Knowledge Integration in Problem Solving Processes: A Case Study - Perceptions of Workers

Knowledge Integration in Problem Solving Processes: A Case Study - Perceptions of Workers

Maria José Sousa
DOI: 10.4018/ijssoe.2014100101
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This article analyses the knowledge integration in problem-solving situations which requires a high level of interaction and trust among workers. Literature review explores the main barriers associated to knowledge integration and use and even if most problem situations are solved in an unconscious way, automatically and in a few seconds, others situations requires more time, effort, teamwork, collaboration and extensive abstract knowledge. This research goal is to analyses the perceptions of the workers from Alpha Organisation. The research findings allow us to conclude that depending on the complexity of the workstation, the Operator decides if he has the knowledge and the tools to solve the problem or if he needs help from Managers. The use and share of employees' knowledge is an important factor to solve problems and strengthen performance. However, several organisational and individual barriers condition the process.
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Knowledge Concept

The goal of this research is to analyse the knowledge integration processes in problem solving situations. To analyse this association its important to mention that we have supported our research in the knowledge management literature and It shows us that knowledge can be an enabler or a disabler of problem situations because individual knowledge transfer and use is a very complex social interaction process (McAdam & McCreedy, 1999; Nonaka, et al., 2000).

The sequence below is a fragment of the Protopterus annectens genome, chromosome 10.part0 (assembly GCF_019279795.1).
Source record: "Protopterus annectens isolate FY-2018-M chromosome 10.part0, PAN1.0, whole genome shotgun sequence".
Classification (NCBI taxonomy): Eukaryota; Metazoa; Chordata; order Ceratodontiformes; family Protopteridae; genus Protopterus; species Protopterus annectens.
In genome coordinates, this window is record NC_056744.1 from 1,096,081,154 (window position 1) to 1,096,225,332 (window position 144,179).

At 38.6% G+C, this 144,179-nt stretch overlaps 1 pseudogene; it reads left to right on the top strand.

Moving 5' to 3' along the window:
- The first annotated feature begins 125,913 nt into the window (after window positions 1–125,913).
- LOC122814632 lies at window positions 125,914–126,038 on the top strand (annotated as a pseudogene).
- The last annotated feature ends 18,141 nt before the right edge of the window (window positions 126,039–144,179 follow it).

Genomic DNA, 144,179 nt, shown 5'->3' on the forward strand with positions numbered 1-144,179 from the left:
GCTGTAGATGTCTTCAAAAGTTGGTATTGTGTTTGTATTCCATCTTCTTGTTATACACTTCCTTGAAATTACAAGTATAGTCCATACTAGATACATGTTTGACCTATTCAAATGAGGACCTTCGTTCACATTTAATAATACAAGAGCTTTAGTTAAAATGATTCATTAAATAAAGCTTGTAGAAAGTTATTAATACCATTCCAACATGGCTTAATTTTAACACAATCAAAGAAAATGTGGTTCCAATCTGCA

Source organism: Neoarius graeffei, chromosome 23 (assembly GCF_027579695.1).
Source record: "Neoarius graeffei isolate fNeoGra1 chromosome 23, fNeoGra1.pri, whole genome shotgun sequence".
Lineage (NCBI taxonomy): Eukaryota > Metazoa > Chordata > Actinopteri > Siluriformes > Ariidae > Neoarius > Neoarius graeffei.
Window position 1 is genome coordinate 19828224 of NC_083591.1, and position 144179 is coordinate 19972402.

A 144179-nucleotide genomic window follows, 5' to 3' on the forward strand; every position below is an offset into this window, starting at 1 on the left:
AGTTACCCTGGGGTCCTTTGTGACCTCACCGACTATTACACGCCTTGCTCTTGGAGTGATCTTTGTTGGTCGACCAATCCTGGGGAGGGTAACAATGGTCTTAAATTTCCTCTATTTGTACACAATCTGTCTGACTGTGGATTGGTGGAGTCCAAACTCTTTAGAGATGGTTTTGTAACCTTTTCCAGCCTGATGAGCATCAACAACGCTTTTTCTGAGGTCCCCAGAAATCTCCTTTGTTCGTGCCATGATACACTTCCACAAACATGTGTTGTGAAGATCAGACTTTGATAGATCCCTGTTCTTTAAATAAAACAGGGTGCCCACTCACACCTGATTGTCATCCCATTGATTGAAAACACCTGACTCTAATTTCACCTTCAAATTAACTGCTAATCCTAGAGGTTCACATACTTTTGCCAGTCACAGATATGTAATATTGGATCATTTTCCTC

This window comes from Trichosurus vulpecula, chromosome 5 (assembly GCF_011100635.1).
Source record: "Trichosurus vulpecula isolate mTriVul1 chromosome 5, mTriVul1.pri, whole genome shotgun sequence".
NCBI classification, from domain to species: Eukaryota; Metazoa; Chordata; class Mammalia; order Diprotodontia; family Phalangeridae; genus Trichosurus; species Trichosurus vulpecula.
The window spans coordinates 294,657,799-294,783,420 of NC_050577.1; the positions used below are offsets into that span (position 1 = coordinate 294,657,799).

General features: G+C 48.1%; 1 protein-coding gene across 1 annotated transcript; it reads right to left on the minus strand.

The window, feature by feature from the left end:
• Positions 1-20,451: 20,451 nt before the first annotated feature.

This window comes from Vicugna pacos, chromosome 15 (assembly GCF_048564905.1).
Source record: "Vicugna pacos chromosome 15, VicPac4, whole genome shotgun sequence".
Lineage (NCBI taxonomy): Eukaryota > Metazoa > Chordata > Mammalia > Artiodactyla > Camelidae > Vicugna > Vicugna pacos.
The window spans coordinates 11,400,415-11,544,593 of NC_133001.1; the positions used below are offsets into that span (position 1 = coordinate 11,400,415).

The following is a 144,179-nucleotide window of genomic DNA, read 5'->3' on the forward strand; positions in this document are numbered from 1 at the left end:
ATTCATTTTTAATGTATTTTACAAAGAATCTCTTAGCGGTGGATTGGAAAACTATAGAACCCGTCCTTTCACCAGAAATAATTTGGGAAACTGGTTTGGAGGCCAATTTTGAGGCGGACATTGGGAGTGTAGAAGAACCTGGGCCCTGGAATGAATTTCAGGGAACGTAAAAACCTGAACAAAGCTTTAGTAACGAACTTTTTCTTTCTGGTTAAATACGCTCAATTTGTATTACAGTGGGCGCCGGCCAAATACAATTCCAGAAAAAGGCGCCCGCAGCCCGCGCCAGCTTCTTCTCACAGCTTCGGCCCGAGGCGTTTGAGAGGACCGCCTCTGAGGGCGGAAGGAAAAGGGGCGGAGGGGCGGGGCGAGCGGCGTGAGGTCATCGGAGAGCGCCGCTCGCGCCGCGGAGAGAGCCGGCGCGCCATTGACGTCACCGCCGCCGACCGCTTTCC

According to this idea it’s important to analyses the concept of knowledge, as the nuclear element of this study. Thus (Davenport & Prusak 2000) refers that knowledge is a fluid mix of framed experience, values, contextual information, and expert insight that provides a framework for evaluating and incorporating new experiences and information. On another perspective, (Polanyi, 1958) associates knowledge to action, saying that knowledge is the ability to act. Nonaka & Takeuchi (1995) explain that knowledge is created by the flow of information associated with the beliefs and commitment of those who possess it. In their perspective, knowledge is created within the company to make it more successful, to keep it on the market, to increase competitiveness and to keep it ahead of its rivals.

To make a more wide analysis to the concept, (Coulson-Thomas, 2002) remarks that today's organisations do not compete in terms of products, services or technology but in terms of know-how, processes and values.

The analysis of the concept leads us to conclude that the immaterial nature of knowledge difficult the process of sharing and integrating knowledge in new practices and products and even in problem situation solving.

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